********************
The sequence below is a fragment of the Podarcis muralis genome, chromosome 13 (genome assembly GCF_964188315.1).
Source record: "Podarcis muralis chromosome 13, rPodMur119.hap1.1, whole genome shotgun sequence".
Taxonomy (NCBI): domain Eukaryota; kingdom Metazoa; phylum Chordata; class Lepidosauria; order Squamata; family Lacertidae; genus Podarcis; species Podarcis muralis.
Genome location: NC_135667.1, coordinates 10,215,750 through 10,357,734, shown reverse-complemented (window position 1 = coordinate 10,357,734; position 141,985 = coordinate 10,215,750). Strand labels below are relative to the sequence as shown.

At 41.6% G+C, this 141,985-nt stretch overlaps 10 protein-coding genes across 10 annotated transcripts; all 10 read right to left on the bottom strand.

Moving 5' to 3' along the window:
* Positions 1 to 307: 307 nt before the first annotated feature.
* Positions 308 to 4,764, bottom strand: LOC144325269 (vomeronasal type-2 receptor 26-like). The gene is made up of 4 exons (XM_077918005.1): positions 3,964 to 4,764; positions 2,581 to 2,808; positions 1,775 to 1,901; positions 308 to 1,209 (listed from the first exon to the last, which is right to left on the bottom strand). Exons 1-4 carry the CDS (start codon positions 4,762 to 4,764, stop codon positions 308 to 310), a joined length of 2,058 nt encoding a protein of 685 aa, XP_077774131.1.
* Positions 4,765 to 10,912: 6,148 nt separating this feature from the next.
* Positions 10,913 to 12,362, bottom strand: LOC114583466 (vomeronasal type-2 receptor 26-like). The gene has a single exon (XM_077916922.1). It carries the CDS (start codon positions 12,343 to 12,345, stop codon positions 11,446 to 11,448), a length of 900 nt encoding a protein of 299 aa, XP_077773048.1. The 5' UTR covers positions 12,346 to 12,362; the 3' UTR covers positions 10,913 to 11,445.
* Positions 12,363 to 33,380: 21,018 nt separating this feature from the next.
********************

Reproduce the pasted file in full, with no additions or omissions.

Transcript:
The sequence below is a fragment of the Podarcis muralis genome, chromosome 13 (genome assembly GCF_964188315.1).
Source record: "Podarcis muralis chromosome 13, rPodMur119.hap1.1, whole genome shotgun sequence".
Taxonomy (NCBI): domain Eukaryota; kingdom Metazoa; phylum Chordata; class Lepidosauria; order Squamata; family Lacertidae; genus Podarcis; species Podarcis muralis.
Genome location: NC_135667.1, coordinates 10,215,750 through 10,357,734, shown reverse-complemented (window position 1 = coordinate 10,357,734; position 141,985 = coordinate 10,215,750). Strand labels below are relative to the sequence as shown.

At 41.6% G+C, this 141,985-nt stretch overlaps 10 protein-coding genes across 10 annotated transcripts; all 10 read right to left on the bottom strand.

Moving 5' to 3' along the window:
* Positions 1 to 307: 307 nt before the first annotated feature.
* Positions 308 to 4,764, bottom strand: LOC144325269 (vomeronasal type-2 receptor 26-like). The gene is made up of 4 exons (XM_077918005.1): positions 3,964 to 4,764; positions 2,581 to 2,808; positions 1,775 to 1,901; positions 308 to 1,209 (listed from the first exon to the last, which is right to left on the bottom strand). Exons 1-4 carry the CDS (start codon positions 4,762 to 4,764, stop codon positions 308 to 310), a joined length of 2,058 nt encoding a protein of 685 aa, XP_077774131.1.
* Positions 4,765 to 10,912: 6,148 nt separating this feature from the next.
* Positions 10,913 to 12,362, bottom strand: LOC114583466 (vomeronasal type-2 receptor 26-like). The gene has a single exon (XM_077916922.1). It carries the CDS (start codon positions 12,343 to 12,345, stop codon positions 11,446 to 11,448), a length of 900 nt encoding a protein of 299 aa, XP_077773048.1. The 5' UTR covers positions 12,346 to 12,362; the 3' UTR covers positions 10,913 to 11,445.
* Positions 12,363 to 33,380: 21,018 nt separating this feature from the next.